My heart is full of dread, not remembering that night—what happened after the seder is too awful for the eyes of my mind to look upon. My heart is full of dread, remembering the Master’s eyes and voice, after he raised his friend Lazarus from the tomb. At the supper that Martha prepared to celebrate her brother’s resurrection, Jesus should have been full of joy, but the same look he had when, seeing the tomb of his dear friend, he wept, never quite left him from that moment. I could sense, though I did not understand, that there was some dark cloud advancing towards him, and toward us. Once again, as it was with me before I met Yochanan and Jesus, there was dread.

Yochanan is the only one remaining of the Twelve now, though he left to follow the Lord Jesus to Ephesos in the north, to follow him in a land far from our home in Jerusalem. The world is changed forever after what happened the third day after that strange seder. At least, it changed forever for me. Yochanan did not abandon me. His love for me is as secure and true as Jesus’ love for him. He joked with me that day I saw him off at Joppa, when he took ship with Miryam of Nazareth, to follow her son beyond Galilee of the Gentiles, to the Greeklands.

‘You know, Ari, how the Lord’—yes, now we call him not only Master, but Lord, for that He was proven to be by his rising from the dead—‘you know how the Lord told big Shim’on’—that’s Kephas. With so many named Shim’on among his followers, we all had nicknames—‘you know how he told Shim’on “Feed my lambs”? Well, brother, I will tell you a little secret. He may have told Kephas to feed the little lambs, but he told Yochanan to feed his little lion—and that is you! Remember, brother, that wherever I go, I will always love you and feed you by my prayers, because Jesus said so, and because he loves us, always, and for ever.’ And after sealing me with the love of God, and with his own love, he thus departed.

And remembering that love, the dread that dismayed me
too has departed.

Follow behind Jesus

Miracles are not seen. The human eye is not large enough to ‘see miracles.’ What the religious person thinks of as miracles are sometimes not miracles at all, but the effect that the presence of the miraculous has on people and things. For example, what is miraculous in a weeping ikon?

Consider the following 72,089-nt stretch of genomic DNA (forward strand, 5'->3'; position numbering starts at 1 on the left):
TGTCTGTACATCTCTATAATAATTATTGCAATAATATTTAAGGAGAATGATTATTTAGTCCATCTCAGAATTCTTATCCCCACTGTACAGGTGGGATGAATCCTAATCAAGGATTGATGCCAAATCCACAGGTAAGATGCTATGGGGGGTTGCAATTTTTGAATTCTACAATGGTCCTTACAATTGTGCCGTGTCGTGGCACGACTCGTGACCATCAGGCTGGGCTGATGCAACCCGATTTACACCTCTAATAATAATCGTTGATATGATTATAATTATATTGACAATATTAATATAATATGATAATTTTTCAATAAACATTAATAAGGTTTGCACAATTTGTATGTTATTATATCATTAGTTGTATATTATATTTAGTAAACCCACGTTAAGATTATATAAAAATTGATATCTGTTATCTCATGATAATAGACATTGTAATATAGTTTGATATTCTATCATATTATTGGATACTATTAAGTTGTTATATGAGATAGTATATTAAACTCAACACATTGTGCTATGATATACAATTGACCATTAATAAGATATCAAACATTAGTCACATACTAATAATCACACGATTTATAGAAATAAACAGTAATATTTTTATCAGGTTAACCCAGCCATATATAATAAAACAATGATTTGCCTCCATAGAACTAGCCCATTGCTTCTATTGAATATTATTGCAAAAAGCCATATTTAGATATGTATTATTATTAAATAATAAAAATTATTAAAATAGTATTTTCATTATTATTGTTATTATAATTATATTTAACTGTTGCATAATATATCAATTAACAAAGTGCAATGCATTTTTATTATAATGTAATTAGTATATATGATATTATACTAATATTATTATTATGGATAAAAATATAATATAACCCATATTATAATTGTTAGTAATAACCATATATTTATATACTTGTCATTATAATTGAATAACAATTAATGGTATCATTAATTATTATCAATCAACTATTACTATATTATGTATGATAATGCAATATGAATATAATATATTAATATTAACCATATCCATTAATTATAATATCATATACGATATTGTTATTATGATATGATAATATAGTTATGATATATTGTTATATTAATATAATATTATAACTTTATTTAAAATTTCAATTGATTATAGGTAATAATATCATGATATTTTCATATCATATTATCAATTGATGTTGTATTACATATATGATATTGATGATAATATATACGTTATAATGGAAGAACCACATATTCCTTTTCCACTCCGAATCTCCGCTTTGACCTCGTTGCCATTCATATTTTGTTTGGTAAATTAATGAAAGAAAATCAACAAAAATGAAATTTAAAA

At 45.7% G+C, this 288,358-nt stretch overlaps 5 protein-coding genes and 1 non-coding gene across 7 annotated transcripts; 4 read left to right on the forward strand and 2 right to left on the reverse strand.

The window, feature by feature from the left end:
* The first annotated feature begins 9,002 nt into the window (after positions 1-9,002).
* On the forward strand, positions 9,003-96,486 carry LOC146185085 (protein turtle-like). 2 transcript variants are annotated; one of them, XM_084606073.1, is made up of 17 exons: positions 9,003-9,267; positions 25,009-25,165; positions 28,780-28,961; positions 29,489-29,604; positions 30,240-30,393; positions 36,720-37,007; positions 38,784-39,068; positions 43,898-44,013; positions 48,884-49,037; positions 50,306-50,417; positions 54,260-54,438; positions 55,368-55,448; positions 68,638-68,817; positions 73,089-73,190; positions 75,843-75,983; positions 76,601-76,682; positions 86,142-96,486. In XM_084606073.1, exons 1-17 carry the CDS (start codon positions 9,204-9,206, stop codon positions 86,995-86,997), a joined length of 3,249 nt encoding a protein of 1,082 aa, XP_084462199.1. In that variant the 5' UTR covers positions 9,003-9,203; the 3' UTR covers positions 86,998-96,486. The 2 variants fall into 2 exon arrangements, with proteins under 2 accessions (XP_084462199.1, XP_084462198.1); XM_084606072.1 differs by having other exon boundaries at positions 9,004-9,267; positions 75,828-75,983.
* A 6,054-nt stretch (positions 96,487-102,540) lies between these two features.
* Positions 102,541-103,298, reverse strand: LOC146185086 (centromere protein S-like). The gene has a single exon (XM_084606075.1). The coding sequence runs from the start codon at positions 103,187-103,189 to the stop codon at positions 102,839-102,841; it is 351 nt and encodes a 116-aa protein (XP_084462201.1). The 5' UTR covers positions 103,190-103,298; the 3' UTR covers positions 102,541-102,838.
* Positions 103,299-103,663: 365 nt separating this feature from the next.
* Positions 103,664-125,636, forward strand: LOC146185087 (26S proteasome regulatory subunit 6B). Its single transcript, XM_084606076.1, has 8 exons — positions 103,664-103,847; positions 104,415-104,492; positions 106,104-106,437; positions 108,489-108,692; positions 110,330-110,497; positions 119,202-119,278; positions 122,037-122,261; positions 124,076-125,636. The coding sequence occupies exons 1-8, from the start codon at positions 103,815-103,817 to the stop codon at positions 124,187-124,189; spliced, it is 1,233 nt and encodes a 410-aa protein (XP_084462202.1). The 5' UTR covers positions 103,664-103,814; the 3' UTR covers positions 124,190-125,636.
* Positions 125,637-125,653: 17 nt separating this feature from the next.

Is it the mysterious liquid that oozes out of the wood (or even out of the paper) of the ikon’s eyes? Or is it the opening of a unique doorway to a moment of real faith?

Some Orthodox Christians want to venerate every ‘miracle-working ikon’ that comes their way. Some want to pray before it as well. Some want a miracle in their lives. Some just want to be there, in the presence of the miraculous; for them, that is enough, not even their eyes could ask for more. Others don’t go; they don’t find anything to add to what they already have. For them, the present moment and the place they are standing seems enough.

‘I think I could stop here myself, and do miracles.’
Walt Whitman, Leaves of Grass, Song of the Open Road

As for Christians in general, history writes no tall tales about miracle when it writes the truth. Hoping to force God to mimic His mighty acts in the book of Exodus by their ‘faith,’ the children’s crusaders waited in vain for the Adriatic sea to part so they could walk dry-shod to Jerusalem. Compliant helpers were found to transport the infant armies in sea-worthy ships to the slave markets of North Africa, whose harems for decades heard French folk songs sadly sung.

And today, we have faith healers, but to what avail? Do they heal men’s bodies, their minds, or just their souls, or none of these? I have known enough healed, and heard enough testimonies from them of miraculous healing by the likes of these. One sister told me confidently that her extreme nearsightedness was instantly cured when she placed the palms of both her hands against the television screen, while an Oklahoma faith healer cast out the demon in her.